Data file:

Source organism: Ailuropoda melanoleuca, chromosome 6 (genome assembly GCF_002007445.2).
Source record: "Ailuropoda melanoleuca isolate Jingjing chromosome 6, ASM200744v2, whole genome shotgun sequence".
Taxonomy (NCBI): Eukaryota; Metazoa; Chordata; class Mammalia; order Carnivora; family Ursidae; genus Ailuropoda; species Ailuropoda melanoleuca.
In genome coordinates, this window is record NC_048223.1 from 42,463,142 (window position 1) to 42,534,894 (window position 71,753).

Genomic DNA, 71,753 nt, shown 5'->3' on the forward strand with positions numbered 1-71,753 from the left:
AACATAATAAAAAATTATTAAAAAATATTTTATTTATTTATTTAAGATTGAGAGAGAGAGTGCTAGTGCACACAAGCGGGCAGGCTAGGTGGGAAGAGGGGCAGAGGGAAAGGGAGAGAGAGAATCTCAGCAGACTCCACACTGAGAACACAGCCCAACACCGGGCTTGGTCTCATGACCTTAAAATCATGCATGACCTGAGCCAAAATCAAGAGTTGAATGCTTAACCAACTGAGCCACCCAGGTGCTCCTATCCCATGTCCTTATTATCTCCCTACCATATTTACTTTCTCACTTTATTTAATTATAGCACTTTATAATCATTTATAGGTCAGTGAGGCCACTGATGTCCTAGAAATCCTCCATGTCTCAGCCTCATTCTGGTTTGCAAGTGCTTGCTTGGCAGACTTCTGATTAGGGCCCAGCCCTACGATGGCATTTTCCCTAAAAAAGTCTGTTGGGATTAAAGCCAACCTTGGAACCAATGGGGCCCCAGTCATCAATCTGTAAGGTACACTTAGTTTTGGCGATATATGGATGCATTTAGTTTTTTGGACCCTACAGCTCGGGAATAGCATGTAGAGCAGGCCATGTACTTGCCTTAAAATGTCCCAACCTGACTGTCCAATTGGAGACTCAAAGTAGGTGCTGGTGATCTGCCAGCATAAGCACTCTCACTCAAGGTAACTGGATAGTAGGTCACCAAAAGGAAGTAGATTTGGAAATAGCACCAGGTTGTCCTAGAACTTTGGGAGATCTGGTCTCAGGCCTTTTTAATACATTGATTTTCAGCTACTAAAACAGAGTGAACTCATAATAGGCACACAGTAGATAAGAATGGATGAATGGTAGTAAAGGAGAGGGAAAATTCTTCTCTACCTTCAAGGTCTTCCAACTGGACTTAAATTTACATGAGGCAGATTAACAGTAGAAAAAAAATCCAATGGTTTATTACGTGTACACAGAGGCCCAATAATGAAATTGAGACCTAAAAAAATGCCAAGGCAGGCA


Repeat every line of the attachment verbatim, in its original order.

Source organism: Ailuropoda melanoleuca, chromosome 6 (genome assembly GCF_002007445.2).
Source record: "Ailuropoda melanoleuca isolate Jingjing chromosome 6, ASM200744v2, whole genome shotgun sequence".
Taxonomy (NCBI): Eukaryota; Metazoa; Chordata; class Mammalia; order Carnivora; family Ursidae; genus Ailuropoda; species Ailuropoda melanoleuca.
In genome coordinates, this window is record NC_048223.1 from 42,463,142 (window position 1) to 42,534,894 (window position 71,753).

Genomic DNA, 71,753 nt, shown 5'->3' on the forward strand with positions numbered 1-71,753 from the left:
AACATAATAAAAAATTATTAAAAAATATTTTATTTATTTATTTAAGATTGAGAGAGAGAGTGCTAGTGCACACAAGCGGGCAGGCTAGGTGGGAAGAGGGGCAGAGGGAAAGGGAGAGAGAGAATCTCAGCAGACTCCACACTGAGAACACAGCCCAACACCGGGCTTGGTCTCATGACCTTAAAATCATGCATGACCTGAGCCAAAATCAAGAGTTGAATGCTTAACCAACTGAGCCACCCAGGTGCTCCTATCCCATGTCCTTATTATCTCCCTACCATATTTACTTTCTCACTTTATTTAATTATAGCACTTTATAATCATTTATAGGTCAGTGAGGCCACTGATGTCCTAGAAATCCTCCATGTCTCAGCCTCATTCTGGTTTGCAAGTGCTTGCTTGGCAGACTTCTGATTAGGGCCCAGCCCTACGATGGCATTTTCCCTAAAAAAGTCTGTTGGGATTAAAGCCAACCTTGGAACCAATGGGGCCCCAGTCATCAATCTGTAAGGTACACTTAGTTTTGGCGATATATGGATGCATTTAGTTTTTTGGACCCTACAGCTCGGGAATAGCATGTAGAGCAGGCCATGTACTTGCCTTAAAATGTCCCAACCTGACTGTCCAATTGGAGACTCAAAGTAGGTGCTGGTGATCTGCCAGCATAAGCACTCTCACTCAAGGTAACTGGATAGTAGGTCACCAAAAGGAAGTAGATTTGGAAATAGCACCAGGTTGTCCTAGAACTTTGGGAGATCTGGTCTCAGGCCTTTTTAATACATTGATTTTCAGCTACTAAAACAGAGTGAACTCATAATAGGCACACAGTAGATAAGAATGGATGAATGGTAGTAAAGGAGAGGGAAAATTCTTCTCTACCTTCAAGGTCTTCCAACTGGACTTAAATTTACATGAGGCAGATTAACAGTAGAAAAAAAATCCAATGGTTTATTACGTGTACACAGAGGCCCAATAATGAAATTGAGACCTAAAAAAATGCCAAGGCAGGCA